Nintendo Ended Up Creating A Competitor After DMCAing Fan-Game It Decided It Didn't Want To Make Itself

from the real-nice-guys dept

In the wake of the success of Nintendo's Mario Maker game, Nintendo fans almost immediately began clamoring for similar versions of other classic Nintendo properties. The obvious choice for the next franchise to get the treatment was the Zelda series, of course. The desire for a Zelda Maker title reached enough of a pitch that Game Informer asked Nintendo reps in 2015 about whether the company would be producing such a game.

If Super Mario Maker is a success, will it open the door for a comparable Zelda Maker?

Zelda Maker might be a challenge to make I think. Personally, making Super Mario Maker that was a challenge in itself, and we hope that it's a success, so thank you for saying that, but I think that might be a difficult task.

In other words, Zelda Maker would be too difficult to make, no matter the desires of Nintendo fans. Those comments, by the way, are from a producer and director of Mario Maker.

So, fine, Nintendo doesn't want to tackle the task of creating a game that its fans are screaming for. But this herculean task didn't pass by without someone taking it on. Justin Sink, who created games as a hobby, decided to give it a go.

So in 2015, Sink got to work within Game Maker to craft a design suite that anybody could use to make a Zelda game. Just like Mario Maker, you could place elements such as enemies and landscape sprites anywhere on the digital canvas. Sink released an early version of the tool as “Zelda Maker” online, Link included, and the game blew up. People wanted to play something like Zelda Maker, they loved the idea of it.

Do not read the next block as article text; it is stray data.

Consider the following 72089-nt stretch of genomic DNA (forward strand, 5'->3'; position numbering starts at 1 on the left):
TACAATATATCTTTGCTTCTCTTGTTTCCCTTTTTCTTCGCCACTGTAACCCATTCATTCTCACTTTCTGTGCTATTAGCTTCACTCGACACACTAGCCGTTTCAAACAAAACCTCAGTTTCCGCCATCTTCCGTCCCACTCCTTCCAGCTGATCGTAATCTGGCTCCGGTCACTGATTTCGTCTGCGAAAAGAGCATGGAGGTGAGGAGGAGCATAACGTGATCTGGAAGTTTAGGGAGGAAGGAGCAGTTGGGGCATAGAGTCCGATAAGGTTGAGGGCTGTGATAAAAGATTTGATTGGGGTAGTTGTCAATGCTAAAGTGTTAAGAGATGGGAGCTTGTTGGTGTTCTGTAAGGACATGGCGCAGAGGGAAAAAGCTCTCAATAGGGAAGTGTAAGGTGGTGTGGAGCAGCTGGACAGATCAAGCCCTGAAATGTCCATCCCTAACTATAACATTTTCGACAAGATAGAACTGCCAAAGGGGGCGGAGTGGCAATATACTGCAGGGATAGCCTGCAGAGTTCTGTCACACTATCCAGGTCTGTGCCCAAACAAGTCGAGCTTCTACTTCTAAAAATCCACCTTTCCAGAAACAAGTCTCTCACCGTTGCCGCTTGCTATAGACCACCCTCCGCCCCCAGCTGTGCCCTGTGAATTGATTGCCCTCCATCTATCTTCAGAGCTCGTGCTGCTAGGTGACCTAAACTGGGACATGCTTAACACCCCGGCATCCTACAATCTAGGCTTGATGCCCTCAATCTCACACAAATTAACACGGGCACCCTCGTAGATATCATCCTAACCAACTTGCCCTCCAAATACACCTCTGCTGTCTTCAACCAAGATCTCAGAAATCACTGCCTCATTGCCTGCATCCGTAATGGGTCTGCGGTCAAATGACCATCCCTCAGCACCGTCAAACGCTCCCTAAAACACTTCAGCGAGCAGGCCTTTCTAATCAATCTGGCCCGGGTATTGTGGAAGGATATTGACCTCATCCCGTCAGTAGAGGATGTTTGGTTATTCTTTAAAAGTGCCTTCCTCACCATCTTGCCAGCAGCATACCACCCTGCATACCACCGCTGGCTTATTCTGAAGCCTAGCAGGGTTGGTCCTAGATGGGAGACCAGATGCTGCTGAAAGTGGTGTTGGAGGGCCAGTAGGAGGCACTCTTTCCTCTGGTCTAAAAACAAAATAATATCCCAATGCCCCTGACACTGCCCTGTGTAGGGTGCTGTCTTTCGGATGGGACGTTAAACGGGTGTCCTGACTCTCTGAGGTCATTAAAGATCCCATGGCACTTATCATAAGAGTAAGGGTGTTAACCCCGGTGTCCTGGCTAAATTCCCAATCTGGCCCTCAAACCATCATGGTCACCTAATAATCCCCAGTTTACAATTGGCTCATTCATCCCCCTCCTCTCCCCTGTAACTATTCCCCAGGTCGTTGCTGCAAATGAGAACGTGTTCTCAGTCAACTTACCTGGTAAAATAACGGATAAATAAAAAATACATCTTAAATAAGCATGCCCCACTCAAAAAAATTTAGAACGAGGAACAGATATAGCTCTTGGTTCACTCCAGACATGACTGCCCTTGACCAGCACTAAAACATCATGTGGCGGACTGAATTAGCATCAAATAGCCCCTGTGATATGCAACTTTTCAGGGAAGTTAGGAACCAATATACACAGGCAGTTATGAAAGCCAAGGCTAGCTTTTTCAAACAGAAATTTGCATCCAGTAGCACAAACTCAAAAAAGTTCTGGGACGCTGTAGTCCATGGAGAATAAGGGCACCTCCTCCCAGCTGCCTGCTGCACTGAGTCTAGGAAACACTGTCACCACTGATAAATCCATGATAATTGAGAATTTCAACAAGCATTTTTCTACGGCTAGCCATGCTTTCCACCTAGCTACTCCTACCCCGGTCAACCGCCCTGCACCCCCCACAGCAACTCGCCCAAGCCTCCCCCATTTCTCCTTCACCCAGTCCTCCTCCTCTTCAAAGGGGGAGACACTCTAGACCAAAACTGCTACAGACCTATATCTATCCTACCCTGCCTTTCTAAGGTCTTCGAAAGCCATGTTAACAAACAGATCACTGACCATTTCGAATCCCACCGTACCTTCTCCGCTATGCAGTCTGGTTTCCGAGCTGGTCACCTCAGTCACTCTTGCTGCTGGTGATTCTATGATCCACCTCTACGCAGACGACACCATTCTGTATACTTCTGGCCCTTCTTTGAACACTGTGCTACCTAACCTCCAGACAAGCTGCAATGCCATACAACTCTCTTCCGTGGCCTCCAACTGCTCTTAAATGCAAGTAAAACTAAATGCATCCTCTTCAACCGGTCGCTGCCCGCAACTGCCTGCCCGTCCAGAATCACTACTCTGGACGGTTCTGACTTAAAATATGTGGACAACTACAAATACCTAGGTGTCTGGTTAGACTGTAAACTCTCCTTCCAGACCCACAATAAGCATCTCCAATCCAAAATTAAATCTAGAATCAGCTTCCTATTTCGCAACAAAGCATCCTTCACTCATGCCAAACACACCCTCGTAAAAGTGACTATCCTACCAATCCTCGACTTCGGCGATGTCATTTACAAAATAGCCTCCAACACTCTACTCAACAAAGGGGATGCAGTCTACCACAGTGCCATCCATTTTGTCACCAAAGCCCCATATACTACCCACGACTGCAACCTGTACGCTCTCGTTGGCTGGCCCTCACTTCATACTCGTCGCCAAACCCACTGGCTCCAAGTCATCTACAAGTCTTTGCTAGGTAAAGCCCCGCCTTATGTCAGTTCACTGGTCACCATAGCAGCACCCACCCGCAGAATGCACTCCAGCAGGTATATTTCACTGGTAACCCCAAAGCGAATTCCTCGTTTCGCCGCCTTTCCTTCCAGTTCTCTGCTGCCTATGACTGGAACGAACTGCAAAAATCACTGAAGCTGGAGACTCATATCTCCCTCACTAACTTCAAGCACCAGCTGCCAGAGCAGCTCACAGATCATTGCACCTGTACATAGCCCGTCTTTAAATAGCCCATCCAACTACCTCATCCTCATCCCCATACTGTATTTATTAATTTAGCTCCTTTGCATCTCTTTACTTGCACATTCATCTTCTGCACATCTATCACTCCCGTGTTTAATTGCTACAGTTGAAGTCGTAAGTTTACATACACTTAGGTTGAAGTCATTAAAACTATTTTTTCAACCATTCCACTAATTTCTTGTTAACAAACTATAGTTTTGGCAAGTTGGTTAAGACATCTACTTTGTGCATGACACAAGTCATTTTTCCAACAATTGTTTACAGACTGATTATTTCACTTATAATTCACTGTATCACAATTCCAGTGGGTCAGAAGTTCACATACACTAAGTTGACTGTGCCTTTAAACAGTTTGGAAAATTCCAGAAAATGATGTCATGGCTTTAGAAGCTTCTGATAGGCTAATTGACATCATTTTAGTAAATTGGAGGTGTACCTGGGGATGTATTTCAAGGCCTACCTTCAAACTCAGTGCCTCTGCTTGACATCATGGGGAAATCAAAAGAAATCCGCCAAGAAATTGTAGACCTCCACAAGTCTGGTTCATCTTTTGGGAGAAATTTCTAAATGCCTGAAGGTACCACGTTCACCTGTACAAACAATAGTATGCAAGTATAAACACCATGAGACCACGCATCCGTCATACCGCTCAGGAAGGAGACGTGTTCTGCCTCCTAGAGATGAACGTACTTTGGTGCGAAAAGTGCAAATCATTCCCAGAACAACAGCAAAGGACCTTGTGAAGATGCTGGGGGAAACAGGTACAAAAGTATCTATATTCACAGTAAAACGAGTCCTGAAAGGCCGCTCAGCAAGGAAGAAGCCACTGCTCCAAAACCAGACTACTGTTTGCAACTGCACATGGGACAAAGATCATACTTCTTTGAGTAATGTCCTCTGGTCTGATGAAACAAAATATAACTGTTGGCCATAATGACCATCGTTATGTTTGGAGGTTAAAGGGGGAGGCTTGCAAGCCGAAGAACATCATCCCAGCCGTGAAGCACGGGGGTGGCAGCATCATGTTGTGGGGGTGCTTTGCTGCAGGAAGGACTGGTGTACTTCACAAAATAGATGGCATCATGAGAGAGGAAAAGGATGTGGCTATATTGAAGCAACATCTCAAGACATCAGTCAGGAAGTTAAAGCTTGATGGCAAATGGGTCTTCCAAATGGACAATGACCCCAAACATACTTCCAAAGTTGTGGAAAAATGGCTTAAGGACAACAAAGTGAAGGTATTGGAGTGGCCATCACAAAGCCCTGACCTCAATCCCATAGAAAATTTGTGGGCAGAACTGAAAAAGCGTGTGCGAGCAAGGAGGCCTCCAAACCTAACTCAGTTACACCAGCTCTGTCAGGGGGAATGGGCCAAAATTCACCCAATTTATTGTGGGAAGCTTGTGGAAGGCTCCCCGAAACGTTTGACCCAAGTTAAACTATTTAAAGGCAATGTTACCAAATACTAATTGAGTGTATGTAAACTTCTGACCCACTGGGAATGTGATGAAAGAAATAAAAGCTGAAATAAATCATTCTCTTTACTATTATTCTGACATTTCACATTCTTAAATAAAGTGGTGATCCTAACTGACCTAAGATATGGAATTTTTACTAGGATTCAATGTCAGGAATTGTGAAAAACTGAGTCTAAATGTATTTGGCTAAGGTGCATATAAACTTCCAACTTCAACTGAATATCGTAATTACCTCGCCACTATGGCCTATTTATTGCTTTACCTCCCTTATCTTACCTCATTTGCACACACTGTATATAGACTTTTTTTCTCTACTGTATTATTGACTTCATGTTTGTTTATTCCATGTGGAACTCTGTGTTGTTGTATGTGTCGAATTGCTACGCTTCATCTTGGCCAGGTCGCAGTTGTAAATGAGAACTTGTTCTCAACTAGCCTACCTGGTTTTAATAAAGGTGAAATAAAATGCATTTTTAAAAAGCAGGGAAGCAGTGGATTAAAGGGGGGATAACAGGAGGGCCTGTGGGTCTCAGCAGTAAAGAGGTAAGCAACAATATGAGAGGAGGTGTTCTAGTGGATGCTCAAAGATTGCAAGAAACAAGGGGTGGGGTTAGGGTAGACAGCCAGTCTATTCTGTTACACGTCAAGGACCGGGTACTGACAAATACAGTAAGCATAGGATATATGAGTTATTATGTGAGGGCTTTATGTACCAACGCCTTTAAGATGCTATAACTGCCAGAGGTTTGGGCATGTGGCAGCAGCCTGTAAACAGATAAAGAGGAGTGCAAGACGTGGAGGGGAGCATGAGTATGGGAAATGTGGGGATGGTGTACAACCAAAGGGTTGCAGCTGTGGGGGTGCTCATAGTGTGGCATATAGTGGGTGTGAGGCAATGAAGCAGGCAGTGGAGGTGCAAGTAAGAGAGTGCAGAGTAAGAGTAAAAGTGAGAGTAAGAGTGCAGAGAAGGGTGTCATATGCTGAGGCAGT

Because we're talking about Nintendo here, you already know where this is going next. The company sent DMCA notices for all of the videos showing off Sink's creation in action. Then it sent a DMCA notice to MediaFire, which Sink used to make his fan-made game available to the public. That was back in 2015. Nintendo likely thought that the assassination of a game it didn't want to make had been completed.

Not so much, as it turns out.

But Zelda Maker did not die in 2015, not entirely. Instead of shuttering the entire project, Sink decided to rebrand and expand on it to make it his own—that was the plan all along, he claimed. He set out to create his own engine suited for the purposes of easy level design, even if it meant scrapping some of the work he had already done. Beyond the expanded functionality, Sink also had to come up with a new aesthetic for the game that, while still inspired by Zelda, couldn’t be mistaken for it.

Despite those troubles, “Zelda Maker” was eventually reborn as “Legend Maker,” but that, in of itself, was not the product Sink wanted share with the world. Instead, Sink used Legend Maker to create a game of his own, Runiya, an action-RPG.